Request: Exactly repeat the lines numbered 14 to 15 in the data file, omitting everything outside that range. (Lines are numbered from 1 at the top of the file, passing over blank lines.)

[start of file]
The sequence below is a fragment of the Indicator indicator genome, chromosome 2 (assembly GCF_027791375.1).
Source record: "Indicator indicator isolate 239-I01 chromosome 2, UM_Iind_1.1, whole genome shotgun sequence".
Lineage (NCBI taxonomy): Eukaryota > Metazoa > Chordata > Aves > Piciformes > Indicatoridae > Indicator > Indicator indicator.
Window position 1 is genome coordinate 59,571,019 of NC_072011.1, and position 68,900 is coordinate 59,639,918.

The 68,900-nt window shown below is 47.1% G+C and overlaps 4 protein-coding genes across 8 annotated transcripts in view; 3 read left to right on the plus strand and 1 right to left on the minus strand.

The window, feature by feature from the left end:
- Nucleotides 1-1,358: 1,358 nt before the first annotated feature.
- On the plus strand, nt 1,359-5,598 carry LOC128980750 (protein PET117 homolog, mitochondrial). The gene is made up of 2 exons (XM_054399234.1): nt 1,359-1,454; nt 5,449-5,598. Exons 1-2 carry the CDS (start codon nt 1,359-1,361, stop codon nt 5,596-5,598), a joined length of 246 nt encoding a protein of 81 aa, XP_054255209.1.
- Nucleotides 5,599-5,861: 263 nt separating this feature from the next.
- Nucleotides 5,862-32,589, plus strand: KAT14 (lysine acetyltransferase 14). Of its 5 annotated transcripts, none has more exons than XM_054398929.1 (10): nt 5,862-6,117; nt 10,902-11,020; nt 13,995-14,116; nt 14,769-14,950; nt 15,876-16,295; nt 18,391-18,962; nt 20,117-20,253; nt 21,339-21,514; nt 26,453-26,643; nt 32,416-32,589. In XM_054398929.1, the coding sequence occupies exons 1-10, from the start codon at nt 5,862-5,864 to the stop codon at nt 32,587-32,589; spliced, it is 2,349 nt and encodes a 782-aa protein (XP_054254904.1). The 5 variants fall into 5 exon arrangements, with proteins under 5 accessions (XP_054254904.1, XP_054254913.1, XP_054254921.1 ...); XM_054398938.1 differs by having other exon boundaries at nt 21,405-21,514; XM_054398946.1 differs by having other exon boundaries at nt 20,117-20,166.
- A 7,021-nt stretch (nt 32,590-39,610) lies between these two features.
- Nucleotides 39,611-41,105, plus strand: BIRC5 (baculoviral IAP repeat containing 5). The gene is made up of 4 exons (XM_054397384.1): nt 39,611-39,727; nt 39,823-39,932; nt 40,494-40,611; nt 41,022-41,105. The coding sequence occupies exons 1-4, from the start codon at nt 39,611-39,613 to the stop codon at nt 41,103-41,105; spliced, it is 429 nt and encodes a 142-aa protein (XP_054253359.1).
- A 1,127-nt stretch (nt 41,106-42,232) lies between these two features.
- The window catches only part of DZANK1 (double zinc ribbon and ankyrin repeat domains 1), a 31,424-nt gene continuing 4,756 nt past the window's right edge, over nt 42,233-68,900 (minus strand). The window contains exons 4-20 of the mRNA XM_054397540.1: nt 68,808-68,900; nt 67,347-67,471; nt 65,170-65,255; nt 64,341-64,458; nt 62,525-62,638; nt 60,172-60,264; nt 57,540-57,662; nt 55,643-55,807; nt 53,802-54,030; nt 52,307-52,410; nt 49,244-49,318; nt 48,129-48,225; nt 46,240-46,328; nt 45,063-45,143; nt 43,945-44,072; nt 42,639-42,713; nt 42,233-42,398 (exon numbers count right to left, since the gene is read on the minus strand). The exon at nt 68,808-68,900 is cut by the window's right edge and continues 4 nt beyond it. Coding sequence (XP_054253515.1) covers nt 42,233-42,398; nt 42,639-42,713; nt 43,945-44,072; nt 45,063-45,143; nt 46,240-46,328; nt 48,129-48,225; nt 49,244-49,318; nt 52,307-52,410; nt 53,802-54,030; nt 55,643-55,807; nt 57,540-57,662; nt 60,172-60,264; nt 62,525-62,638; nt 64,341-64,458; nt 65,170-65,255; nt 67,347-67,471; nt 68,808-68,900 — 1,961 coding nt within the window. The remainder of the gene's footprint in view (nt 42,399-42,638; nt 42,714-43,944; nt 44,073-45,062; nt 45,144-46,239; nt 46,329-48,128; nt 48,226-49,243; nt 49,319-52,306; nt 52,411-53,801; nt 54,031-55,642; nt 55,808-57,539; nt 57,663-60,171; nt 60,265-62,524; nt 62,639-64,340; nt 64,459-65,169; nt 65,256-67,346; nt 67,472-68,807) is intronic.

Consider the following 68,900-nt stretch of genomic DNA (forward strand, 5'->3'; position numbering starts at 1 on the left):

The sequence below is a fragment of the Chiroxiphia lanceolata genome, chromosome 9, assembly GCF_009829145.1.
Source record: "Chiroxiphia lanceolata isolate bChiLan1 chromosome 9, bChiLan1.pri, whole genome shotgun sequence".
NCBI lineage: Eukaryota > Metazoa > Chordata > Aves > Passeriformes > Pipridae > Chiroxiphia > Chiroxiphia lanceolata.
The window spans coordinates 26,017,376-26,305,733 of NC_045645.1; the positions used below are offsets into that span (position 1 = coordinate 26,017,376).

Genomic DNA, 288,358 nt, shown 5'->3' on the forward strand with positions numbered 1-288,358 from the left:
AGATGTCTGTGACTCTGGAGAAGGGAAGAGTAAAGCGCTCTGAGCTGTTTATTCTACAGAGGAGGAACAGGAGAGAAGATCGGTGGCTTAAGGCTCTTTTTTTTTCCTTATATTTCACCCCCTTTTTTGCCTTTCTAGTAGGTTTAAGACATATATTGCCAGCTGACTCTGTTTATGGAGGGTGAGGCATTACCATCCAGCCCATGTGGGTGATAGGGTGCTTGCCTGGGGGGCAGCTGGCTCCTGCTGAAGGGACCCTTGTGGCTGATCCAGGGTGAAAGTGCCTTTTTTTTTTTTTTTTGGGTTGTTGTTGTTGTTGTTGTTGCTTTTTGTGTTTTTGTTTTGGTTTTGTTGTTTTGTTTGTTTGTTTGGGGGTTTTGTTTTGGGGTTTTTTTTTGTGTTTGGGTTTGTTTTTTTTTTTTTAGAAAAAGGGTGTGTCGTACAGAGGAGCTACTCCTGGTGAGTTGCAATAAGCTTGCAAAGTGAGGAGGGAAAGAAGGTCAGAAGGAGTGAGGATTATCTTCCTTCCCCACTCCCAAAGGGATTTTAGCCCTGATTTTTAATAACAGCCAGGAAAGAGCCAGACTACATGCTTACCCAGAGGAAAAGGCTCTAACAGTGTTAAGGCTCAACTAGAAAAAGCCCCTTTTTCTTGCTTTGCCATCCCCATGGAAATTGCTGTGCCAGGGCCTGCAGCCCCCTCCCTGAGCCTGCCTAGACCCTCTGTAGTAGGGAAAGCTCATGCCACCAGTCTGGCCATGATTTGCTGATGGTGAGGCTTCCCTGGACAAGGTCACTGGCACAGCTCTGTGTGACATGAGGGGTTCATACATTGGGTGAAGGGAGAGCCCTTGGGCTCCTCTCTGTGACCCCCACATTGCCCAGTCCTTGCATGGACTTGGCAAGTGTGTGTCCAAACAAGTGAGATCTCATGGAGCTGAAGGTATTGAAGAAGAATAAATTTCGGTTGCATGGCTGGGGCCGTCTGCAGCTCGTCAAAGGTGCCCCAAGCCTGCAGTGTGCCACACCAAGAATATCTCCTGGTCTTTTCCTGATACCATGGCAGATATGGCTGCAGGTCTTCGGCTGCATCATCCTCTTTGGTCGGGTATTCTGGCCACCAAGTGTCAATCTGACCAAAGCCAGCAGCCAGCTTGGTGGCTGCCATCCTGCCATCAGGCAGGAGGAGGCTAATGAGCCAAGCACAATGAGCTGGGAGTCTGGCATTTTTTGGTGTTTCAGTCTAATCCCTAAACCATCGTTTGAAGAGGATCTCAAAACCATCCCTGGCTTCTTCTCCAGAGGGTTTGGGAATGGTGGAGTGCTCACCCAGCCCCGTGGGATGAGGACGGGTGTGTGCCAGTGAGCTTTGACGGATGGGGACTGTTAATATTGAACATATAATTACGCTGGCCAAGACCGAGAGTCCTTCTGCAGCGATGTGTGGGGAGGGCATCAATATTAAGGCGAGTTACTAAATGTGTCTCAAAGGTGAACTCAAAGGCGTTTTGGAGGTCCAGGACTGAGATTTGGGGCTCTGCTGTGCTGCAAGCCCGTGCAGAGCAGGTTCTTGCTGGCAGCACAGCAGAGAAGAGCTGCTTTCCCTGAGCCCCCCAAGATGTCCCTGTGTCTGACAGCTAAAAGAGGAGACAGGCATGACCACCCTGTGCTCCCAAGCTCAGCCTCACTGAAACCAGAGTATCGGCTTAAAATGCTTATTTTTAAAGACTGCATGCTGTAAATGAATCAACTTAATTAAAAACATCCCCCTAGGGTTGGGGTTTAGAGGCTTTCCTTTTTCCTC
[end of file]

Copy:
- The window catches only part of DZANK1 (double zinc ribbon and ankyrin repeat domains 1), a 31,424-nt gene continuing 4,756 nt past the window's right edge, over nt 42,233-68,900 (minus strand). The window contains exons 4-20 of the mRNA XM_054397540.1: nt 68,808-68,900; nt 67,347-67,471; nt 65,170-65,255; nt 64,341-64,458; nt 62,525-62,638; nt 60,172-60,264; nt 57,540-57,662; nt 55,643-55,807; nt 53,802-54,030; nt 52,307-52,410; nt 49,244-49,318; nt 48,129-48,225; nt 46,240-46,328; nt 45,063-45,143; nt 43,945-44,072; nt 42,639-42,713; nt 42,233-42,398 (exon numbers count right to left, since the gene is read on the minus strand). The exon at nt 68,808-68,900 is cut by the window's right edge and continues 4 nt beyond it. Coding sequence (XP_054253515.1) covers nt 42,233-42,398; nt 42,639-42,713; nt 43,945-44,072; nt 45,063-45,143; nt 46,240-46,328; nt 48,129-48,225; nt 49,244-49,318; nt 52,307-52,410; nt 53,802-54,030; nt 55,643-55,807; nt 57,540-57,662; nt 60,172-60,264; nt 62,525-62,638; nt 64,341-64,458; nt 65,170-65,255; nt 67,347-67,471; nt 68,808-68,900 — 1,961 coding nt within the window. The remainder of the gene's footprint in view (nt 42,399-42,638; nt 42,714-43,944; nt 44,073-45,062; nt 45,144-46,239; nt 46,329-48,128; nt 48,226-49,243; nt 49,319-52,306; nt 52,411-53,801; nt 54,031-55,642; nt 55,808-57,539; nt 57,663-60,171; nt 60,265-62,524; nt 62,639-64,340; nt 64,459-65,169; nt 65,256-67,346; nt 67,472-68,807) is intronic.

Consider the following 68,900-nt stretch of genomic DNA (forward strand, 5'->3'; position numbering starts at 1 on the left):